• 30. CONTD….  Also you will have to remember the dependencies between these files.  Makefiles are used to automate these tasks so just define your rules once and instead of compiling and linking individual files you just need to execute the makefile.
  • 31. HOW TO MAKE A “MAKEFILE” FOR KERNEL MODULE: obj-m += filename.o all: make -C /lib/modules/$(shell uname -r)/build M=$(PWD) modules clean: make -C /lib/modules/$(shell uname -r)/build M=$(PWD) clean
  • 32. RENAME YOUR FUNCTION NAME: you can rename the init and cleanup functions of your modules.  This is done with the --module_init() and module_exit()  These are macros defined in linux/init.h
  • 33. EXAMPLE:              #include <linux/module.h> #include <linux/kernel.h> #include <linux/init.h> static int _init myname(void) { printk(KERN_INFO “Hello world?”); return 0; } static void _exit yourname(void) { printk(KERN_INFO “Goodbye”); } module_init(myname); module_exit(yourname);
  • 34. MODULES SPANNING MULTIPLE FILES:Modules Spanning Multiple Files: First we invent an object name for our combined module,  Second we tell make what object files are part of that module. 
  • 35. begin.c end.c #include <linux/kernel.h> #include <linux/kernel.h> #include <linux/module.h> #include <linux/module.h> int init_module(void) void cleanup_module() { { printk(KERN_INFO "Hello, printk(KERN_INFO worldn"); "Goodbyen"); return 0; } } Makefile :obj-m += beginend.o beginend-objs := begin.o end.o all: make -C /lib/modules/$(shell uname -r)/build M=$(PWD) modules clean: make -C /lib/modules/$(shell uname -r)/build M=$(PWD) clean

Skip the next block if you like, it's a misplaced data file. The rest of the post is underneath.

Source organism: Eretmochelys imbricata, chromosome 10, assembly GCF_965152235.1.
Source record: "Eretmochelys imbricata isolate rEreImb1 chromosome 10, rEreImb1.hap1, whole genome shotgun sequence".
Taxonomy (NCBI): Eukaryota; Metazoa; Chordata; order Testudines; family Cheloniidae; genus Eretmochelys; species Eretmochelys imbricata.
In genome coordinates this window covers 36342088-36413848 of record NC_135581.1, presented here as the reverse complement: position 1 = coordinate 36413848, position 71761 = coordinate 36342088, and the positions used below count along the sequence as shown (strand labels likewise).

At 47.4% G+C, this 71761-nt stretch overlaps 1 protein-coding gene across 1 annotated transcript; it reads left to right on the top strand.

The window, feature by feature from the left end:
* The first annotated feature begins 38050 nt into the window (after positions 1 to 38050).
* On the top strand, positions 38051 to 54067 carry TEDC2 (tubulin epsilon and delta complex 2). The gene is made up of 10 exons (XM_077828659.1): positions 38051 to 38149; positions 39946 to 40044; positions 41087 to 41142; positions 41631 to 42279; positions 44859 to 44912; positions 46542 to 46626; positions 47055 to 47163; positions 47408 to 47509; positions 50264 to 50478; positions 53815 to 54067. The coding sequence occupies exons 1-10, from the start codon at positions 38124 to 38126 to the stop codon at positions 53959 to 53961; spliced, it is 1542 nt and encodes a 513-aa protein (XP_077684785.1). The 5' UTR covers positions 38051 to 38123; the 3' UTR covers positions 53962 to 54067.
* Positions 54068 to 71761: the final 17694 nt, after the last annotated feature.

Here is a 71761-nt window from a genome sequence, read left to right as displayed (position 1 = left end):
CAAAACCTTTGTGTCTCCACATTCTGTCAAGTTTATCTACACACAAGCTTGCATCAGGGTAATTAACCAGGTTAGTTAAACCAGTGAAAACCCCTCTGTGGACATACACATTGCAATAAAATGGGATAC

• 36. MODULE UNLOADING  Modules can be unloaded using rmmod command.  rmmod ensures the restriction that the modules are not in use.  Unlinked from the kernel and unlisted from the list of kernel modules  Dependency is released
  • 37. KERNEL MODULES VS APPLICATION PROGRAM     Applications perform a single task from beginning to end. Kernel module just registers itself in order to serve future requests. Application can use library function (like printf) but a module can only use functions exported by kernel (like printk). A module runs in kernel space, whereas applications run in user space.
  • 38. REFERENCES The Linux Kernel Module Programming Guide by Peter Jay Salzman Michael Burian Ori Pomerantz
  • 39. THANK YOU